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Consensus and Conflict Resolution in Postcolonial Zimbabwe: Philosophical Reflections on an Indigenous Method of Conflict Resolution

Munamato Chemhuru


The role that the indigenous systems of governance in Africa play towards solving some of the social, political and economic problems cannot be overlooked. Contrary to the popular opinion suggesting that African indigenous approaches to conflict resolution are archaic and outmoded, this essay emphasizes the need to rethink the relevance of consensus as a sine qua non basis for conflict resolution in Zimbabwe. Here, consensus is described as a long-established form of compromise that contributed to the achievement of conflict resolution in most traditional1 African societies. Hence, a leaf could be taken from how indigenous African societies solved conflicts. Consequently, this essay argues that unless a consensus is reached as a basis for justice and conflict resolution in Zimbabwe and Africa at large, all attempts towards peace-building will be useless.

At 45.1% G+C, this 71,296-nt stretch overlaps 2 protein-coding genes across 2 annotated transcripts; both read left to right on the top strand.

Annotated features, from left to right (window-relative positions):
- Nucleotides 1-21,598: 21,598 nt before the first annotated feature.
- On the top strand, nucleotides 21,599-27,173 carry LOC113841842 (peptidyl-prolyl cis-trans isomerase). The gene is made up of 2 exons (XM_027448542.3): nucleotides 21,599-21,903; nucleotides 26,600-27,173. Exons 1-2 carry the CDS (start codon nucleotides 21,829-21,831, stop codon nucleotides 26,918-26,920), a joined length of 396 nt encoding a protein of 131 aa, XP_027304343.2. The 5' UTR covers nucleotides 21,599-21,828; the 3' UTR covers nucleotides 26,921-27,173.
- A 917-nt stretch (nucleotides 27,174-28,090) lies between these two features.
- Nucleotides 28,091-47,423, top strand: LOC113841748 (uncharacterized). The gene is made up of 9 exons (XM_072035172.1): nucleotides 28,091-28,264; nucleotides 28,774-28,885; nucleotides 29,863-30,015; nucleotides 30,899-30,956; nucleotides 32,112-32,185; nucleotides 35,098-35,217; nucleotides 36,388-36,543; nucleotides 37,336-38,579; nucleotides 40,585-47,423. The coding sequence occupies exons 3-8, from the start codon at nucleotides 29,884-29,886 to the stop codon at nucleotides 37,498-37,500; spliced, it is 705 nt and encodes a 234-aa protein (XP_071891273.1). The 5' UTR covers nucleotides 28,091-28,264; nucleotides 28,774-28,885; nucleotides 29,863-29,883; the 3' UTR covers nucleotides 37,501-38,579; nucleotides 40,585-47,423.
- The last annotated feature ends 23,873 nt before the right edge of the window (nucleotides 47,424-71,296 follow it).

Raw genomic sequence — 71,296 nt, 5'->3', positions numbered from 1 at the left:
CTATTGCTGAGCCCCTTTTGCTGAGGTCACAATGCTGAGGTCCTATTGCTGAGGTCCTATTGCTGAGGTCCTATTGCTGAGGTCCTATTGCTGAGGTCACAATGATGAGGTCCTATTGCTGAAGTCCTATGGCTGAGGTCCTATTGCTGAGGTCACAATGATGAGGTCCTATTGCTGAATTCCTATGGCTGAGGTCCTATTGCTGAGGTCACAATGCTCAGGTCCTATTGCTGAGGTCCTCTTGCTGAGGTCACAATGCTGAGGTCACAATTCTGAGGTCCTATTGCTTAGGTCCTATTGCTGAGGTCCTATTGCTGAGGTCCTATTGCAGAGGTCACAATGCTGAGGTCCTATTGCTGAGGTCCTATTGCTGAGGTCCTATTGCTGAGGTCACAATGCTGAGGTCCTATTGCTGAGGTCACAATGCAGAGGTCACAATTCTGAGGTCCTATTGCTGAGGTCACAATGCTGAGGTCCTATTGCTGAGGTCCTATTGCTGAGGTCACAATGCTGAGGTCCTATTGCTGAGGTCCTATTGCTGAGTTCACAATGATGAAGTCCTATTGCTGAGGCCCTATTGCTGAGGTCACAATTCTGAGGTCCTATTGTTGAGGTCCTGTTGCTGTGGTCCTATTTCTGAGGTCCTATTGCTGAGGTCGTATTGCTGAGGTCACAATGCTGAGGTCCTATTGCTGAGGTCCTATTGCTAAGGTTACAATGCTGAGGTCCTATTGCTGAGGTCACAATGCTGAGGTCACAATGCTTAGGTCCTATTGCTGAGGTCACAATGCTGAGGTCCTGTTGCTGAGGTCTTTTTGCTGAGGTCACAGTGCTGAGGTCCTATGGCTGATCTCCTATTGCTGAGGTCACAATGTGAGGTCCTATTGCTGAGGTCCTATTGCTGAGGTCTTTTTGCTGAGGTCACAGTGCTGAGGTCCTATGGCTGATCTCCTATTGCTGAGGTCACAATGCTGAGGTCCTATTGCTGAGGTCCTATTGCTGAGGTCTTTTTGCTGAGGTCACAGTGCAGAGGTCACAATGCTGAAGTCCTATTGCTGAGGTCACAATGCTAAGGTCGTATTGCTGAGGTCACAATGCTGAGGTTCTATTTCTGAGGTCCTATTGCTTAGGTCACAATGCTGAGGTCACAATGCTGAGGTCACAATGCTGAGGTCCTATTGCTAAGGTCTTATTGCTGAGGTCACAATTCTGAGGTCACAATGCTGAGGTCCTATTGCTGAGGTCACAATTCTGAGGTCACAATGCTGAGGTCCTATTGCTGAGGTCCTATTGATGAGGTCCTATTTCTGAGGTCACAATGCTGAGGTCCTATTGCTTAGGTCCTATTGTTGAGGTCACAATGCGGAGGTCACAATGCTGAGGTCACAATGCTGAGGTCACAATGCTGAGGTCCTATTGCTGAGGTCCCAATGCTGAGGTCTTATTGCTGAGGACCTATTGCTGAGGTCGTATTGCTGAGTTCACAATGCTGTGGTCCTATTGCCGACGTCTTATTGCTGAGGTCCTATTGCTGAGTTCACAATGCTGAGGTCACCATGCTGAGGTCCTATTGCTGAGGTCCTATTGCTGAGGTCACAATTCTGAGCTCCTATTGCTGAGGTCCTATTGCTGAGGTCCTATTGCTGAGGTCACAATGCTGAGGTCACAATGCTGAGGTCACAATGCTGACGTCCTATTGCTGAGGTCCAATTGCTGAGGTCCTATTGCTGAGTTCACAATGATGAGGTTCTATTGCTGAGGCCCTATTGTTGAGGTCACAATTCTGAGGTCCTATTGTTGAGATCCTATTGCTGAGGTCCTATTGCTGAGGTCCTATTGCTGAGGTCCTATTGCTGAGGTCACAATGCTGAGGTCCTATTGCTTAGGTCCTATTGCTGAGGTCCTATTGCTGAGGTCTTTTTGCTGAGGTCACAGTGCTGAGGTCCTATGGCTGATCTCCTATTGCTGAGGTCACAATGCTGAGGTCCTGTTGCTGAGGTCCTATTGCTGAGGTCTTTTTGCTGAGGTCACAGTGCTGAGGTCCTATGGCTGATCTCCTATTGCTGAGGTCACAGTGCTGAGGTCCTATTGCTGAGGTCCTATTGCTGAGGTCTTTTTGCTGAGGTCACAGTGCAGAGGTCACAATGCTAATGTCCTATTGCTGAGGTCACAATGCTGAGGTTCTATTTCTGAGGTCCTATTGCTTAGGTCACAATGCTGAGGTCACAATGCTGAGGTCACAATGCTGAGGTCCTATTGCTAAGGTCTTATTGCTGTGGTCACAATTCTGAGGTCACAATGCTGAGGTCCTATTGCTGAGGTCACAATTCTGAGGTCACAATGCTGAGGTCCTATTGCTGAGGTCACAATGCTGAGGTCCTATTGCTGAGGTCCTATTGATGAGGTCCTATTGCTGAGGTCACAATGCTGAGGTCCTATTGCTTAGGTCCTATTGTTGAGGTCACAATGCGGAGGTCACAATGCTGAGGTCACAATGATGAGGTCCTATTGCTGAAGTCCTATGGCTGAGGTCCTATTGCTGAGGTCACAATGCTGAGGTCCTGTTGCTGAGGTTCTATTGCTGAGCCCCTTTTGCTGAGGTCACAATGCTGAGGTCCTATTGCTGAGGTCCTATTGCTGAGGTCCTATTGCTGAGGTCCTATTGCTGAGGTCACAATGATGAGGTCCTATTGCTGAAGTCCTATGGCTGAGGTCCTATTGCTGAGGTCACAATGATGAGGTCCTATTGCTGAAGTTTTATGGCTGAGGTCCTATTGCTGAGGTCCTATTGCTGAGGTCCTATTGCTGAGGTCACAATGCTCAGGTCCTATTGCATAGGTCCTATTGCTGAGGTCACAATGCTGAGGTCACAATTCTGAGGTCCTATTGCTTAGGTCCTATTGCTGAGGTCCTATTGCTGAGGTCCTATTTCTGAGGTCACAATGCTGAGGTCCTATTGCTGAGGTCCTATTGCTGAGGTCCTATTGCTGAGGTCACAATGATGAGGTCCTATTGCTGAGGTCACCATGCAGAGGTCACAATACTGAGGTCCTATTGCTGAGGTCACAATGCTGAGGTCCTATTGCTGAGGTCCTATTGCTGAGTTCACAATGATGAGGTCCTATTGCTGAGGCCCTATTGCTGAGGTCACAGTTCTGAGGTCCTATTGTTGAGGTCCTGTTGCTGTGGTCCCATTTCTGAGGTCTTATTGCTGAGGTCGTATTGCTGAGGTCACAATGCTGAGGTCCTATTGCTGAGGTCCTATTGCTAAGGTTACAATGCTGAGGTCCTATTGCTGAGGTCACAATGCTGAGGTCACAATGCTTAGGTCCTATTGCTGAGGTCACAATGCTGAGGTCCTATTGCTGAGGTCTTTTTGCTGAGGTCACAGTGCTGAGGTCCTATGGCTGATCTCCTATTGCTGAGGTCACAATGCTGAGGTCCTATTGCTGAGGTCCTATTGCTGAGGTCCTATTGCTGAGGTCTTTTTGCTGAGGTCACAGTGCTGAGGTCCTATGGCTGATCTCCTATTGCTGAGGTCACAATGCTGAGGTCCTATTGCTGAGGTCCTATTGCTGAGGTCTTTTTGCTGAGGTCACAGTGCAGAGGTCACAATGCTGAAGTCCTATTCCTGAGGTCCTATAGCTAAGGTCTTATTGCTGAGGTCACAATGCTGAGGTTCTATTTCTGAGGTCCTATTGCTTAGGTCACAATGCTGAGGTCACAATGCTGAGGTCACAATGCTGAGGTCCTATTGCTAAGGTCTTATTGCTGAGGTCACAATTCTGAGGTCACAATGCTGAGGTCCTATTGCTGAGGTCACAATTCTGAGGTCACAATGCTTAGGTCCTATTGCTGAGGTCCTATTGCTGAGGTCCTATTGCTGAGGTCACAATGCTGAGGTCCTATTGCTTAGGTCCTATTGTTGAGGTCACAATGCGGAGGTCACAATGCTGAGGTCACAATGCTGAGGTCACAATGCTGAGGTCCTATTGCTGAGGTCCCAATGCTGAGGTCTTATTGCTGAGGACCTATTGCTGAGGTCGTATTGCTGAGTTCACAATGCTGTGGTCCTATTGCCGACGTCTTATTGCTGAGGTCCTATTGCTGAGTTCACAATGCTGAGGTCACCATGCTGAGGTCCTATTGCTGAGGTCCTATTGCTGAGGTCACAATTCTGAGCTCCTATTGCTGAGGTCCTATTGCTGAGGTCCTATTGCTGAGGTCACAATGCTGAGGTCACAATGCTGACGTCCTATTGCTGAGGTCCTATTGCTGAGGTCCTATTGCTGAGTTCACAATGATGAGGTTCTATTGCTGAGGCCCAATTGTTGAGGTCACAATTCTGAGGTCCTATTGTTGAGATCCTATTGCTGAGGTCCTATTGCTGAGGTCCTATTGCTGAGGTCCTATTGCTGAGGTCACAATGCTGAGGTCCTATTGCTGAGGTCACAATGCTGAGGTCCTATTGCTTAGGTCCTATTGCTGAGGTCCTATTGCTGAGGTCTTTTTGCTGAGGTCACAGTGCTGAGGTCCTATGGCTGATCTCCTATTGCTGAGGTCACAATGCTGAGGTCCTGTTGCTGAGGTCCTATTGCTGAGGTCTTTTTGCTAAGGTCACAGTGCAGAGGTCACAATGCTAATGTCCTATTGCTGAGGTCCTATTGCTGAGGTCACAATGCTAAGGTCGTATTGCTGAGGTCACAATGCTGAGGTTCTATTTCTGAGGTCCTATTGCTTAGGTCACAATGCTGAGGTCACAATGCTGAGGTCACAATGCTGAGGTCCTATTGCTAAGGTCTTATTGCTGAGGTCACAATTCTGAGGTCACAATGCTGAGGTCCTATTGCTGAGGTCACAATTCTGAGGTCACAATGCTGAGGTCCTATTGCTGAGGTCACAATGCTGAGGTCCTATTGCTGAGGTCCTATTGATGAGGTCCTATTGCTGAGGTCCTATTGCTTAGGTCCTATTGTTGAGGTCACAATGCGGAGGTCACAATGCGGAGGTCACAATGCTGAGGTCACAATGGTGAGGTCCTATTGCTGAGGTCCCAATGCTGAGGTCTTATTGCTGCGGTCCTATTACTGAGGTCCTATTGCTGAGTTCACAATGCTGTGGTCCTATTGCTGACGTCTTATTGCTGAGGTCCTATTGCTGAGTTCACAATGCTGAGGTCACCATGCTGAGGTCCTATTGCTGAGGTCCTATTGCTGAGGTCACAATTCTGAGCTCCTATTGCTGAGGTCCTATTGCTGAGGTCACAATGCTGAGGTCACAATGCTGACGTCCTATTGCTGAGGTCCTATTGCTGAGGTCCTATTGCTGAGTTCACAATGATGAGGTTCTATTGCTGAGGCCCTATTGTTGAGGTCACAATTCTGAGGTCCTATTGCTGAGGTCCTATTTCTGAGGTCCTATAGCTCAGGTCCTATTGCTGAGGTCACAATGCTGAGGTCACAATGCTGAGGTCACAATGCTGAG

conflict; conflict resolution; consensus; zimbabwe

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Journal on African Philosophy. ISSN: 1533-1067 (online).
Editor: Olufemi Taiwo.

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